How delivery ward staff exercise power over women in communication

Authors

  • Maria Sinivaara MScN RM RN,

  • Tarja Suominen PhD RN,

  • Pirkko Routasalo PhD RN,

  • Maija Hupli PhD RN


Maria Sinivaara,
HUS, Jorvi Hospital,
Turuntie 150,
02740 Espoo,
Finland.
E-mail: maria.sinivaara@sinetti.pp.fi

Abstract

Background.  Power is a central element in all social interactions. In order to act appropriately in different care situations, it is important to understand the meaning of power.

Aim.  This paper reports a study whose aim was to describe delivery ward staff opinions about the exercise of power over women in communications.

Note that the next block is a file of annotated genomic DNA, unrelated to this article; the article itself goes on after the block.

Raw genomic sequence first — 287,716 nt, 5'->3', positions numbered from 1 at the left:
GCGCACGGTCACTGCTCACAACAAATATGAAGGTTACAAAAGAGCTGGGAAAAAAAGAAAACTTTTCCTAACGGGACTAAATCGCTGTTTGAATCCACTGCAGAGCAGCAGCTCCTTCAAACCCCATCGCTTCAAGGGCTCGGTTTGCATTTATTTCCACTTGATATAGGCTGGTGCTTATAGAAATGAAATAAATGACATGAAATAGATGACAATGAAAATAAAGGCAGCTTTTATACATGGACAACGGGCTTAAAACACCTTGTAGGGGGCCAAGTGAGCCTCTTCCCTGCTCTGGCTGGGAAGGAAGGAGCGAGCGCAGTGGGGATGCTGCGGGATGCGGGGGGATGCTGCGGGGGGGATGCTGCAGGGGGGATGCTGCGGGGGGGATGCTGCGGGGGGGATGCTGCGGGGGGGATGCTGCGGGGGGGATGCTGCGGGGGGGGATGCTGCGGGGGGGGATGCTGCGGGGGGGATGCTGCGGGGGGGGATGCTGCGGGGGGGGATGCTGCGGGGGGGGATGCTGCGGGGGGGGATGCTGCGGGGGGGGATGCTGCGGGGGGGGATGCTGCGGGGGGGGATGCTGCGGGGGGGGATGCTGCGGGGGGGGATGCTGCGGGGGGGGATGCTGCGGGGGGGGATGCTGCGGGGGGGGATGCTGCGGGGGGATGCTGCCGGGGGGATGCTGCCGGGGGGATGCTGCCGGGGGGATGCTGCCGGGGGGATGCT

Methods.  Data were collected in 2000 using a questionnaire developed for the study with a convenience sample of 155 midwifery and nursing professionals in delivery wards in four Finnish hospitals.

Results.  The results showed that in respondents’ opinions they worked for women's good and aimed at relationships based on a sense of equality and individuality. Negative power was used in situations where women's well-being was threatened. The power used was verbal or non-verbal.

Conclusions.  The exercise of power is not only negative in nature. There are times, such as in life-threatening situations, when it is crucial that the professional takes control and makes decisions immediately, and in that sense exercises power.

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